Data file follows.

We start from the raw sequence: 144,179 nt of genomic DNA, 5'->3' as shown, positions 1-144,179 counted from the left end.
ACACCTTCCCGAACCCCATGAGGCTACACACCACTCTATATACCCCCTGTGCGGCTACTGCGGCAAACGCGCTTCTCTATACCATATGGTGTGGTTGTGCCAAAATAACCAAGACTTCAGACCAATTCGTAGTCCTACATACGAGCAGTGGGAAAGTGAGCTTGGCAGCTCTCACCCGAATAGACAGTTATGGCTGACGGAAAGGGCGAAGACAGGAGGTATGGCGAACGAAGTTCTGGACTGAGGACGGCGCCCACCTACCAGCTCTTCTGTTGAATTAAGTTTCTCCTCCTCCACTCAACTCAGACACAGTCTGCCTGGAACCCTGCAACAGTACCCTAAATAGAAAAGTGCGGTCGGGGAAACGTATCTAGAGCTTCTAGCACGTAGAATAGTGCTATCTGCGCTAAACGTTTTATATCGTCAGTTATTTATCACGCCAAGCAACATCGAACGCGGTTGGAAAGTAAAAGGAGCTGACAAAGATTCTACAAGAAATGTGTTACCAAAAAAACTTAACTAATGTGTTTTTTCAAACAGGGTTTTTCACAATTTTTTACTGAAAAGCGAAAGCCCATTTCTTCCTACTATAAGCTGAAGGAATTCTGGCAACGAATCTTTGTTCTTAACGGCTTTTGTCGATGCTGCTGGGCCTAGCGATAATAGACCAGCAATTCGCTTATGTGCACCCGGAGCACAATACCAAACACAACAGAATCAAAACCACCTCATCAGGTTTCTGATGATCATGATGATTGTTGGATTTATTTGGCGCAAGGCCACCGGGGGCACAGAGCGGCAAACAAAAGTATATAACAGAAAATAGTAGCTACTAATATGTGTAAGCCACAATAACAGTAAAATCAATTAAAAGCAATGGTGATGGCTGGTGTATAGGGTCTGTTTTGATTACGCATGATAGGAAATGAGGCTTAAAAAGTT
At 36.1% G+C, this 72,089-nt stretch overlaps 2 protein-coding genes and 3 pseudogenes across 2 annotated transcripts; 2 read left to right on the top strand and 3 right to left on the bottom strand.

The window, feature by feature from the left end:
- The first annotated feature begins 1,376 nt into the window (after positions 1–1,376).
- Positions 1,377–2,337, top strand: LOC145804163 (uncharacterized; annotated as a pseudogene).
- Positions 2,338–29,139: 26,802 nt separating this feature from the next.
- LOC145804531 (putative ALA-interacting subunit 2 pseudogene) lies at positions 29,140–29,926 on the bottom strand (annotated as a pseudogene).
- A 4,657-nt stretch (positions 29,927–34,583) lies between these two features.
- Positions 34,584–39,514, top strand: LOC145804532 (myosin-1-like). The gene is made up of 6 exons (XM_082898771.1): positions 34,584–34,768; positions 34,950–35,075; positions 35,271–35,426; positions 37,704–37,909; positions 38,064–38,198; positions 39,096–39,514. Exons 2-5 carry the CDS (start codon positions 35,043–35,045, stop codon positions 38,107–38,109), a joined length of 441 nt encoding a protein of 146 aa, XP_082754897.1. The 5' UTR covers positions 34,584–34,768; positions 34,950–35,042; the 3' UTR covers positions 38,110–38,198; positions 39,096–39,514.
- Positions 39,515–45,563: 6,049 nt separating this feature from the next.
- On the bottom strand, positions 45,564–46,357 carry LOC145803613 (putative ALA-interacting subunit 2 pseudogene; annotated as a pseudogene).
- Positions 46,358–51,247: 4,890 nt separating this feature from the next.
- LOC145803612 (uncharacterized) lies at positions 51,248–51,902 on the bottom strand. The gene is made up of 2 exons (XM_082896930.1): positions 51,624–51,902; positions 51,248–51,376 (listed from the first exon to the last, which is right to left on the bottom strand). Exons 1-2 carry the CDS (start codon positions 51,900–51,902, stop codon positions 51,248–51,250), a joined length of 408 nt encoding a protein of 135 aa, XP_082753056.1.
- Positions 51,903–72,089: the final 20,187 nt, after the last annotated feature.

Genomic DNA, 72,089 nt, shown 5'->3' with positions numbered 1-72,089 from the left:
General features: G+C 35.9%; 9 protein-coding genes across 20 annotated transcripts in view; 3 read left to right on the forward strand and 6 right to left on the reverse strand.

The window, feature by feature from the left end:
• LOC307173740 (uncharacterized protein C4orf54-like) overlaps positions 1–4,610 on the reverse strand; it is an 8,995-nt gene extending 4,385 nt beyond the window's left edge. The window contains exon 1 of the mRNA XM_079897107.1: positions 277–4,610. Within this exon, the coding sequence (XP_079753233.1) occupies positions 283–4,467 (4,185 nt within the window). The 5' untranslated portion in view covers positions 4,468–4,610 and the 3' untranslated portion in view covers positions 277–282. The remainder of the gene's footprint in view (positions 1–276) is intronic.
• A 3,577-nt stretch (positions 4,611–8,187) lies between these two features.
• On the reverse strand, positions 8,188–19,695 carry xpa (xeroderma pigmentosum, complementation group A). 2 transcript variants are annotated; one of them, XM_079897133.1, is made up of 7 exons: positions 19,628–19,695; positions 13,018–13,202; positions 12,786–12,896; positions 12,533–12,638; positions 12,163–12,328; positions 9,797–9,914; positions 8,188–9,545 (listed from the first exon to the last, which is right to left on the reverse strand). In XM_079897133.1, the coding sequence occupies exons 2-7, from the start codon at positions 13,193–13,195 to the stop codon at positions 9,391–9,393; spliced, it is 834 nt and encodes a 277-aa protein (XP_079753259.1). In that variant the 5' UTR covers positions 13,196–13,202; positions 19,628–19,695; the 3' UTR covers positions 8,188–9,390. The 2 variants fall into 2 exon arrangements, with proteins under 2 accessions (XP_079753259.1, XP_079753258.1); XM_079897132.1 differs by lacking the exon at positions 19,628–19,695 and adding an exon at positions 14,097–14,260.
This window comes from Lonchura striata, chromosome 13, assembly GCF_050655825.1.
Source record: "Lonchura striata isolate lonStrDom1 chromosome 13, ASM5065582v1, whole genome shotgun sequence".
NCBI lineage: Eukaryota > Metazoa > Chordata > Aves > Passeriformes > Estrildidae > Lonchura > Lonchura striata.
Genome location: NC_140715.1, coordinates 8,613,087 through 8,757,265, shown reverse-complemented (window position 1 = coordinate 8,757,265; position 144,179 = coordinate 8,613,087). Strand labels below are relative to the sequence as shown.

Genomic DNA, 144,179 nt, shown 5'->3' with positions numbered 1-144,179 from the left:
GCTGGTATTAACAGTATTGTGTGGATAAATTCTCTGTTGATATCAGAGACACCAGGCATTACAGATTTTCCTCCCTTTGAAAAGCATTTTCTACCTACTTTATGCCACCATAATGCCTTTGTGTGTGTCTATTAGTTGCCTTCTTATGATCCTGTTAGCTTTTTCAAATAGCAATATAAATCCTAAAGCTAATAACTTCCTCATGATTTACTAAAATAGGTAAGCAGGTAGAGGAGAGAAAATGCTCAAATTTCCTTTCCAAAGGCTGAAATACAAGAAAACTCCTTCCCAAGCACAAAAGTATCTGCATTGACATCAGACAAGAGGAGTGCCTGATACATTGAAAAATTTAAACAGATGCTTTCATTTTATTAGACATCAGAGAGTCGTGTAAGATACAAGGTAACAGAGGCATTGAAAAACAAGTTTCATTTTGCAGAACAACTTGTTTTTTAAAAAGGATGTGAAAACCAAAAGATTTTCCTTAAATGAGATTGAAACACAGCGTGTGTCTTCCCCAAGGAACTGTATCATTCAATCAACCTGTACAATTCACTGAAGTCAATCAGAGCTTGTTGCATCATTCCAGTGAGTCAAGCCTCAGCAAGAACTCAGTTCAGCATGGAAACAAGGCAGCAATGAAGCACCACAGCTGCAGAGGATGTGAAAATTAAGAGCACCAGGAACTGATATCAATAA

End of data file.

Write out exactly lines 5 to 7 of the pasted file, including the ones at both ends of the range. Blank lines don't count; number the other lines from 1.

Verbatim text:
- The first annotated feature begins 1,376 nt into the window (after positions 1–1,376).
- Positions 1,377–2,337, top strand: LOC145804163 (uncharacterized; annotated as a pseudogene).
- Positions 2,338–29,139: 26,802 nt separating this feature from the next.